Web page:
Go on. You can do it.

Gee whiz! A bowl of mac ‘n’ cheese, followed by reading a book with some lovely background music sounds pretty good to me right about now.

Novel idea, no?

Self Care Day on the 6th: March 2014

March 6

As many of you know, I’m all about self-care. If I can manage to add a post to this blog at all, it will usually be the monthly SCDot6 post. What you may not know, unless you’ve been around for a couple of years, is that the real impetus for the day was about breast cancer and those silly games on Facebook that supposedly increase “awareness” by confusing people.

Let’s give them the benefit of the doubt and assume that they do, somehow, increase “awareness” of breast cancer. As my dear friend, Ona would say. “I’m aware. Now what?”

Well, the current conventional wisdom about breast cancer is that, if you’re going to have it, it’s better to find it earlier rather than later. This seems to be the case with the folks I love who have been treated for various stages and forms of breast cancer.

The reality, though, is that it’s kind of a weird cognitive dissonance that allows us to walk in and have a test done that will pitch us into the land of pink ribbons and decisions about surgeries and chemo and radiation. There’s this part of us that would just rather stay in the dark about this whole possibility.

It’s nice that we have that choice, though. Well, at least we have that choice about this particular cancer.

Unfortunately, there are other cancers — many of them way more aggressive — that don’t have the benefit of an effective screening tool. There really isn’t an “early detection” campaign for, say, ovarian cancer because early detection sounds more like, “well, I’m bloated and a little crampy and tired.”

So, while I’m a procrastinator of the highest order about things like mammograms — in spite of my telling you guys to get them! — I’m being brave. I’ll get my pap smear to check for cervical cancer this week and I’m going on Tuesday for my mammogram. If I get the “fibrous tissue” report (again), I’ll insist on an ultrasound.

Even though I don’t really want to know. You know?

Celebrating the Second Self Care Day on the 6th

Self Care Day October 6

Okay, friends and neighbors, it’s that time again!

What time, Gina??

It’s time for Self Care Day!!

<insert applause>

What’s Self Care Day?

I’m glad you asked… it’s an officially official day each month when we’ll remind one another to take good care of ourselves. You know, perform your self-check (skin & molesbreasts, etc), make your dentist appointment you’ve been putting off, get a massage, take a nap, start a class, clean the slate, laugh, polish your nails, or whatever it is you do that nurtures you.

As a coach and friend, I’m often “giving permission” to people to take care of themselves. And yes, there is a roving band of narcissists out there who are all about taking care of themselves, but most folks are pretty giving.

Quite frankly, many folks are way over-giving.

(You know who you are. Stop apologizing for going to the bathroom, and keep reading.)

This super-giving segment of folks were taught that anything they do for themselves is immoral and selfish. They’ll drop everything to race across town at the slightest indication that someone neeeeeeds them, but they won’t walk across the room to meet their own needs.

(It’s okay… go to the bathroom. I’ll wait.)

<insert hold music>

(You’re back? Excellent… Did you grab yourself a cup of coffee/glass of milk/carafe of wine/jug of water on your way back? No? Well, I’ll hold your place.)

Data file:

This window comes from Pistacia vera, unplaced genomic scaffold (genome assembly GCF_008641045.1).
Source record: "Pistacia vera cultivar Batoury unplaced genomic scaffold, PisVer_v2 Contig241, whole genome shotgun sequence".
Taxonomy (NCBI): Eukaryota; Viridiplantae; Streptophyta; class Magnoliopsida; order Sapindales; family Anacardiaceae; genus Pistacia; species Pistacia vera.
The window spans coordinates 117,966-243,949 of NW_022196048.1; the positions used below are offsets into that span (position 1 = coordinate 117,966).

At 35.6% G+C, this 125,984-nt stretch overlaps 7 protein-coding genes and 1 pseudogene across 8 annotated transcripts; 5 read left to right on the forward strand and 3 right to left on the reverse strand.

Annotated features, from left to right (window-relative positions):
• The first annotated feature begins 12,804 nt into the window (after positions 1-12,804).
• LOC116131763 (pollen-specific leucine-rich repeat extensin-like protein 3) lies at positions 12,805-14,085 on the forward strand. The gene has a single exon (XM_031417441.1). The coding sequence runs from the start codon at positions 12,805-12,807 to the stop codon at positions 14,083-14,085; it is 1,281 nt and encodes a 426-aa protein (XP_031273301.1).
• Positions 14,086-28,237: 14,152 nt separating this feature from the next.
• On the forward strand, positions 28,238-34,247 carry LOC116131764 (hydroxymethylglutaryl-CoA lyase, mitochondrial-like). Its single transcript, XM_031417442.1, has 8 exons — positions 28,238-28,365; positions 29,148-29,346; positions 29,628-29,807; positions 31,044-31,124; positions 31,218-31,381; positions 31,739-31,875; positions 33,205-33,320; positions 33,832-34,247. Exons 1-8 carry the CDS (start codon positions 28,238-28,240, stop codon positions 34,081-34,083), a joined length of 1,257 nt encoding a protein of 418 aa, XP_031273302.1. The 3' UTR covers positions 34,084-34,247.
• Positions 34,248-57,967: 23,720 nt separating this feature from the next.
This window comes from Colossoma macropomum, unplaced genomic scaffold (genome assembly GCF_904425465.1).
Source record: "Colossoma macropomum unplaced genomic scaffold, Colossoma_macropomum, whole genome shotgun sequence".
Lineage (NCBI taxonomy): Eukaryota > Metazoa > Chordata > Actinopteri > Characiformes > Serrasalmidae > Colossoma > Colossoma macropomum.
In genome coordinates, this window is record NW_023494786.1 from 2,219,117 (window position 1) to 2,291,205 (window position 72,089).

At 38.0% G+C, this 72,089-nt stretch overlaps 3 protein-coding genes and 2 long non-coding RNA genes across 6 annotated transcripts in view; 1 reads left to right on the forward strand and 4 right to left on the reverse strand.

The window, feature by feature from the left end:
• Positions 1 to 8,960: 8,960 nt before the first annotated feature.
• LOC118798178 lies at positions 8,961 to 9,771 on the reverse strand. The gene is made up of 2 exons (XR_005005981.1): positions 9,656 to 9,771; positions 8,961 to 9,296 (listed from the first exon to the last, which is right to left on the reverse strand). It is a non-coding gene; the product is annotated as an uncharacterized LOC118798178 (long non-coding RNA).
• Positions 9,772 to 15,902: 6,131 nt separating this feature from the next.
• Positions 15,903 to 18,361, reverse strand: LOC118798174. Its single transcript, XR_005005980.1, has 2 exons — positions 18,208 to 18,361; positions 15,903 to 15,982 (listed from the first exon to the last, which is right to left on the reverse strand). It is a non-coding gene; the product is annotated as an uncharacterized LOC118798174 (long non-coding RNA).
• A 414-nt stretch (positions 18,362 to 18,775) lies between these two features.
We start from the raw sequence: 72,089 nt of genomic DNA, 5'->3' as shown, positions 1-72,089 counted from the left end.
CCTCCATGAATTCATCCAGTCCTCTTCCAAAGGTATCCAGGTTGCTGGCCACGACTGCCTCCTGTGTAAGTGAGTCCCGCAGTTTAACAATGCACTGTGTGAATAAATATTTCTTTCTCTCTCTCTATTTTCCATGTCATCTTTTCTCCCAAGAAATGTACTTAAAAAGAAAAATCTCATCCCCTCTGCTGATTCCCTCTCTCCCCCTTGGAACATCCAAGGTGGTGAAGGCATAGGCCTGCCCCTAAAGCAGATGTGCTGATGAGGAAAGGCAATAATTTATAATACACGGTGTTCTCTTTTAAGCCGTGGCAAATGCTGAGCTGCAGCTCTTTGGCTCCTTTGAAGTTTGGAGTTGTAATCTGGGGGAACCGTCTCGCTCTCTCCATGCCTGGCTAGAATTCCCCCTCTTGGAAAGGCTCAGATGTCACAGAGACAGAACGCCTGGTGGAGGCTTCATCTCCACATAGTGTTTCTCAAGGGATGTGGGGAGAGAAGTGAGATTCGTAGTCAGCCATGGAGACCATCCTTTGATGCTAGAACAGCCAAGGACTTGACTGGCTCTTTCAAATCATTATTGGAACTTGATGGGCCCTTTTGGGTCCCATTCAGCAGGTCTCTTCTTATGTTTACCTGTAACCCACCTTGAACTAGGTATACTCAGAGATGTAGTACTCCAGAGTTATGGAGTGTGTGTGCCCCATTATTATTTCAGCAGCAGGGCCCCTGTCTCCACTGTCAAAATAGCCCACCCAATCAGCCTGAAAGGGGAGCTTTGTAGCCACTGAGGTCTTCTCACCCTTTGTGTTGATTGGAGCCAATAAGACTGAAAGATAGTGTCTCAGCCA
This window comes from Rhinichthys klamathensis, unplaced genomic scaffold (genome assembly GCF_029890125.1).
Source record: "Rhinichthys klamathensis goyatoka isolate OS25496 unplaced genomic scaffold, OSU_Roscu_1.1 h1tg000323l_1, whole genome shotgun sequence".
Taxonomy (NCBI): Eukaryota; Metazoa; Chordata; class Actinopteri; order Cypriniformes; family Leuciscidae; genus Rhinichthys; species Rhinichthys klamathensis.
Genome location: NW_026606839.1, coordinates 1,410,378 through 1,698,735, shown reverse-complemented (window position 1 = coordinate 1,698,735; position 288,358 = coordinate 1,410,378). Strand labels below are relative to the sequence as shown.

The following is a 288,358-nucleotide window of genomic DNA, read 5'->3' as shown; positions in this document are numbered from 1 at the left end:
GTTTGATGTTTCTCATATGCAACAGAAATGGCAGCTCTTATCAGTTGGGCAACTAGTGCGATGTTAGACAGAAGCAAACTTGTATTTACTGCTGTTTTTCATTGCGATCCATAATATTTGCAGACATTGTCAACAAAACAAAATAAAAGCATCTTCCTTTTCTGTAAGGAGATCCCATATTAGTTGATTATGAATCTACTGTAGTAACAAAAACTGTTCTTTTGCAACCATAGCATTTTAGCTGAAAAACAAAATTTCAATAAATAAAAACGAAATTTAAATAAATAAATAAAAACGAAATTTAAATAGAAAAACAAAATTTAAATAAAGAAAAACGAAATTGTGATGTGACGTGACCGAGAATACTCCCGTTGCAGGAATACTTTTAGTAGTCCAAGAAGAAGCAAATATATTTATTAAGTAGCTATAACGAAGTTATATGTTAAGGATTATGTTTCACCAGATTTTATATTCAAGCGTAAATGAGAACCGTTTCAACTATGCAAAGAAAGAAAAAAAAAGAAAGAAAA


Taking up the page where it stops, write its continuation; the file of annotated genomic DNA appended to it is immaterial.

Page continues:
Well enough of that! Seriously, you aren’t helping anyone if you aren’t taking care of yourself. Who is going to save the world if you land yourself in the hospital from a nasty case of dehydration exacerbated by a bladder explosion?

(Okay, she will, but you’ll feel guilty you left it all on her. Will you poke her and give her “the look”. I don’t think she’s stopped helping in a week. Does she even sleep?)

As Joyce Rupp would say, “You can’t pour from an empty cup.” So, it’s high time you started refilling yours. And now there’s an official day to do it — the 6th of each month. Why the 6th? Because the idea came to be when we were talking about the facebook games about breast cancer, and I do my monthly self exams on the 6th (it’s Berns’ birthdate).

Last month — September for those of you who can’t pause to look up and see what day it is — when we officially launched the officially official Self Care Day on the 6th campaign, folks started sharing how they intended to use this day. One of the chicas who goaded me into this whole idea even took the whole day off. I know! Amazing.

(Will someone check on her? I think she’s fainted.)

So, what are you doing to take care of yourself today?

Me? I’m going to start dreaming about November 6 and mark it in my calendar as a Day Off, do my self exam, take a long bath with a magazine, and ask around for recommendations for healthcare providers. I’ve lived in Nashville for 4 years and still haven’t hired a local dentist, gynecologist, or rheumatologist. I know! There’s no excuse for it.

Pretty please take really good care of yourself. It is not selfish to keep yourself alive, healthy, and happy.

It’s your job.

(Yes… yours!)

Gillian’s Orchid

Gilly's Orchid

My ten-year-old daughter earned the nickname “Diva Princess” when she was less than a year old. We often say that either one of them alone was not enough of a title to capture this kiddo’s amazing personality.

Well, the Diva Princess has had her eye on an orchid for months and months. We kind of waited to see if this interest would last. I mean, seriously, what 10 year old wants a plant?

Gillian, The Diva Princess wants a plant.

So, in honor of Self Care Day, I splurged and let her pick one out.

She took about 30 minutes to make her choice and eventually landed on this glorious white phalaenopsis. She’s got great taste, no?

(No one tell her that I’m going to enjoy it just as much as she does.)

Celebrating the Launch of Self Care Day on the 6th

Sept 6